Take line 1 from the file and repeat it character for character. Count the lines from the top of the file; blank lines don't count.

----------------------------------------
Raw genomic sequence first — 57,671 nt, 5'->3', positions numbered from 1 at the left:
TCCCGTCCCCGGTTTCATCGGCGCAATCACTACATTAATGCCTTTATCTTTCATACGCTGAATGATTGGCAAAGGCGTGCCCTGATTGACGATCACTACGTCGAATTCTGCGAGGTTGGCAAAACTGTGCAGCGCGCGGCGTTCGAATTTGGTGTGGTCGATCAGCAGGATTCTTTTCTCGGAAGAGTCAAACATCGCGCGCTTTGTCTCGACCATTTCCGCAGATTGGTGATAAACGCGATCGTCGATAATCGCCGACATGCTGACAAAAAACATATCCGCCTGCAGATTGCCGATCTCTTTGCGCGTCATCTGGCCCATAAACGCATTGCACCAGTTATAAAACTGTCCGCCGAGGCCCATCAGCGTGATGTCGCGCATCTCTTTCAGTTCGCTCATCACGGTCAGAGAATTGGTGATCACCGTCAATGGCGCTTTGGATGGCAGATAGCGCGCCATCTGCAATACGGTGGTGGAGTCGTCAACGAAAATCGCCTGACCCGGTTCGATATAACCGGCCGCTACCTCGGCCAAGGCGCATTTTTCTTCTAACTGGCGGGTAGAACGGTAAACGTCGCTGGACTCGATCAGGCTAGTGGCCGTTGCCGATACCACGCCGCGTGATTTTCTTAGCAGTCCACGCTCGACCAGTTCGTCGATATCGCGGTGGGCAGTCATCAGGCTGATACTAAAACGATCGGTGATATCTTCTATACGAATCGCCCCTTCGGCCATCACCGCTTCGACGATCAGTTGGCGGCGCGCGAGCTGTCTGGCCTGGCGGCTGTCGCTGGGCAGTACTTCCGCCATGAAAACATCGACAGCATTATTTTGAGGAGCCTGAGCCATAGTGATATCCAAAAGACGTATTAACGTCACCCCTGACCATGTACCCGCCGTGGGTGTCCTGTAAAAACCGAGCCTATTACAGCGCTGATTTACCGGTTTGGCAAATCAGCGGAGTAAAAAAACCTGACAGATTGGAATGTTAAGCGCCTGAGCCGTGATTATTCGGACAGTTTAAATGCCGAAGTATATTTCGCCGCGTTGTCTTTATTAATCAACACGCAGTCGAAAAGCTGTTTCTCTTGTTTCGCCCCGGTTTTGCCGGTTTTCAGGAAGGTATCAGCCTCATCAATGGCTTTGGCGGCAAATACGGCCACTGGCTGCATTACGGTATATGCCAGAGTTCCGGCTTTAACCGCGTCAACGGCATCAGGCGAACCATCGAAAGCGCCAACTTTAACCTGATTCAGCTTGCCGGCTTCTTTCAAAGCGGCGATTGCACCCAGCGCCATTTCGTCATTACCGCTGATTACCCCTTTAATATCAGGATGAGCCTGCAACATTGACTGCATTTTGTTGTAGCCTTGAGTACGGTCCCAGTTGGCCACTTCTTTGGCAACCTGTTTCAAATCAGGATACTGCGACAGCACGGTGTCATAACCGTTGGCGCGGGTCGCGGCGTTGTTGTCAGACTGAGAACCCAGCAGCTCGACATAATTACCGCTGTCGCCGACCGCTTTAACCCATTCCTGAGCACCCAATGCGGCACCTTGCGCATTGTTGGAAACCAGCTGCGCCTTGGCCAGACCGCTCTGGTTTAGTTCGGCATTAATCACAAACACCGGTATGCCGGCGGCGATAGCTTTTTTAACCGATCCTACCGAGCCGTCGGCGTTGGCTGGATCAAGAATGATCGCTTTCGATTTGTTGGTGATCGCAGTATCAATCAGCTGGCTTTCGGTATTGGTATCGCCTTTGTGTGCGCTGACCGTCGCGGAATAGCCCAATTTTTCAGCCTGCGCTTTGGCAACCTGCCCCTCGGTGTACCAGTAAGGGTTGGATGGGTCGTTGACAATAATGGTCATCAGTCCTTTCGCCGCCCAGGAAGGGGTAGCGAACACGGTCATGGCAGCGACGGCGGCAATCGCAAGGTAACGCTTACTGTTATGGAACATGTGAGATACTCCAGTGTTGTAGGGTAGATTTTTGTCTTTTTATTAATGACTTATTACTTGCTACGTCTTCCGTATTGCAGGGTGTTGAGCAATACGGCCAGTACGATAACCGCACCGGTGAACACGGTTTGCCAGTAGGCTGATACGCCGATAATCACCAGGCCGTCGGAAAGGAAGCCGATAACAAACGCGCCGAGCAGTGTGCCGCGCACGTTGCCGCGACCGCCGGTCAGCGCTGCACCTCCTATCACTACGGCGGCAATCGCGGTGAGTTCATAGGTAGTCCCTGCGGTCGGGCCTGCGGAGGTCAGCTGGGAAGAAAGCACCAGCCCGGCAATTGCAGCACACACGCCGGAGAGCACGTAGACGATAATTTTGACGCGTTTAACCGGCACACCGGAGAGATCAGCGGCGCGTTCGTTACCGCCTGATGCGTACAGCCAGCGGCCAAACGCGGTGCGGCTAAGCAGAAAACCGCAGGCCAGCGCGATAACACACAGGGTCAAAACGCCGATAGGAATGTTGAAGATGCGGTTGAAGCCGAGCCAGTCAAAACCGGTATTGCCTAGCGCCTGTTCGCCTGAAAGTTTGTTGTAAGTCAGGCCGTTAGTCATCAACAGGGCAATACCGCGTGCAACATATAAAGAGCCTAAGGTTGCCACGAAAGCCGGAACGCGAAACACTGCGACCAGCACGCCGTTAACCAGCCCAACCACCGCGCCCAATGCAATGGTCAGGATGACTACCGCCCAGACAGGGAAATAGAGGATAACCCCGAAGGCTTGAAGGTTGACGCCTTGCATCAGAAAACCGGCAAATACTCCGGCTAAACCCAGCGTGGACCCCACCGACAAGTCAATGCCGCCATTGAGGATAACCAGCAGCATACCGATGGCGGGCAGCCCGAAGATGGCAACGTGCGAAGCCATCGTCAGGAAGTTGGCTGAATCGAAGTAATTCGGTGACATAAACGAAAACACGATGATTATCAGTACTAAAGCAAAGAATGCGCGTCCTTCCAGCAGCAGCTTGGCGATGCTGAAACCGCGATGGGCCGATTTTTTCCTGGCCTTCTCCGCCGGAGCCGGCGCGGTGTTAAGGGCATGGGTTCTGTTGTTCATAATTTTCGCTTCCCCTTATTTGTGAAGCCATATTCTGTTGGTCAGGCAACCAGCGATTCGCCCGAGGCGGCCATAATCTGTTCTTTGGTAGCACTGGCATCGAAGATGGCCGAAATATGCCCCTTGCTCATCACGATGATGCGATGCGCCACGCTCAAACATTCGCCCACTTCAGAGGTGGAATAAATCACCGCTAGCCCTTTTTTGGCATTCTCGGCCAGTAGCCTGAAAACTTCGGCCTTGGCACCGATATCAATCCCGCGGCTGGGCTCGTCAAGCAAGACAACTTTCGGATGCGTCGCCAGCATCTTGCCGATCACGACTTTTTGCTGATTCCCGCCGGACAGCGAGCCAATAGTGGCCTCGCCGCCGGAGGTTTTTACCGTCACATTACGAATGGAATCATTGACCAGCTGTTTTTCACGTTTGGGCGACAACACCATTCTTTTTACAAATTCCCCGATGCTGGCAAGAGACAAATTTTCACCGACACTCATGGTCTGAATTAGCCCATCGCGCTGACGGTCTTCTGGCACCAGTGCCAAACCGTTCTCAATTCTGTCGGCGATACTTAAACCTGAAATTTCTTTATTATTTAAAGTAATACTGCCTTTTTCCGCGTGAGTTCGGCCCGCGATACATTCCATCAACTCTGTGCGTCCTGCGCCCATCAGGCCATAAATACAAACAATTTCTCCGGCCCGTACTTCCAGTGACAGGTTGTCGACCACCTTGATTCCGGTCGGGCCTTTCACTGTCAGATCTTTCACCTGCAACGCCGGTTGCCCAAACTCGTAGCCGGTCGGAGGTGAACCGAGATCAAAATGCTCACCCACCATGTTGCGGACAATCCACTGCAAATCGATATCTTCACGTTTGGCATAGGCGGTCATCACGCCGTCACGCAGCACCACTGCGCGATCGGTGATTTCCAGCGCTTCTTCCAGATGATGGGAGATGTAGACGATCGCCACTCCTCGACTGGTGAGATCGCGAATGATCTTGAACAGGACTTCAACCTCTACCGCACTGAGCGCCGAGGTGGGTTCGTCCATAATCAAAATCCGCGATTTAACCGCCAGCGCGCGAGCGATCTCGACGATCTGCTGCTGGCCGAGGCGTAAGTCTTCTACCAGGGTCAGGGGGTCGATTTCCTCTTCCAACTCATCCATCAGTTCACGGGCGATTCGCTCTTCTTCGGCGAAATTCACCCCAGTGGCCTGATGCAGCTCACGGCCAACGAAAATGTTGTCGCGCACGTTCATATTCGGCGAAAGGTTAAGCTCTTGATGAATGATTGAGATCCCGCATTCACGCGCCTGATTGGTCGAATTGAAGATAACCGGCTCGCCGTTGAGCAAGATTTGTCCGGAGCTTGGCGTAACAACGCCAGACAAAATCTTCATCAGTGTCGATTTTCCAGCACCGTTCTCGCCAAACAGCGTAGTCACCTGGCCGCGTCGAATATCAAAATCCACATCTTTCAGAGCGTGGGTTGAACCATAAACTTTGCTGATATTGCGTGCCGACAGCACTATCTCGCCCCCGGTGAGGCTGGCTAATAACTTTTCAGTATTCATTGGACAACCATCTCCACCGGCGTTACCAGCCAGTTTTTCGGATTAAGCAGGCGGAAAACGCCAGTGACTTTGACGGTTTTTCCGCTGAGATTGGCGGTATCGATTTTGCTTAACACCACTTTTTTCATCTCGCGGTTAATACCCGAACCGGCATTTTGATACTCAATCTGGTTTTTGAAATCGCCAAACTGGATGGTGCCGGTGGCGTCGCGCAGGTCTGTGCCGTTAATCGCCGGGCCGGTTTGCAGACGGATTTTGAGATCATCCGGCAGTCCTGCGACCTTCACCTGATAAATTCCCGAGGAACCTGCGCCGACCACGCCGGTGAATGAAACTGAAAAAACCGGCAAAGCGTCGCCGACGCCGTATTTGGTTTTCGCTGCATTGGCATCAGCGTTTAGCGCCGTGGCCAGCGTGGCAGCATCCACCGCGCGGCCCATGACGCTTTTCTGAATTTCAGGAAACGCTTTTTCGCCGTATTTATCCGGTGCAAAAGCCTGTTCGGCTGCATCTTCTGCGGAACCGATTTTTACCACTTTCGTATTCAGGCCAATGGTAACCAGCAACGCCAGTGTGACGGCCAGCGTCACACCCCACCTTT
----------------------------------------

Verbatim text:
Raw genomic sequence first — 57,671 nt, 5'->3', positions numbered from 1 at the left: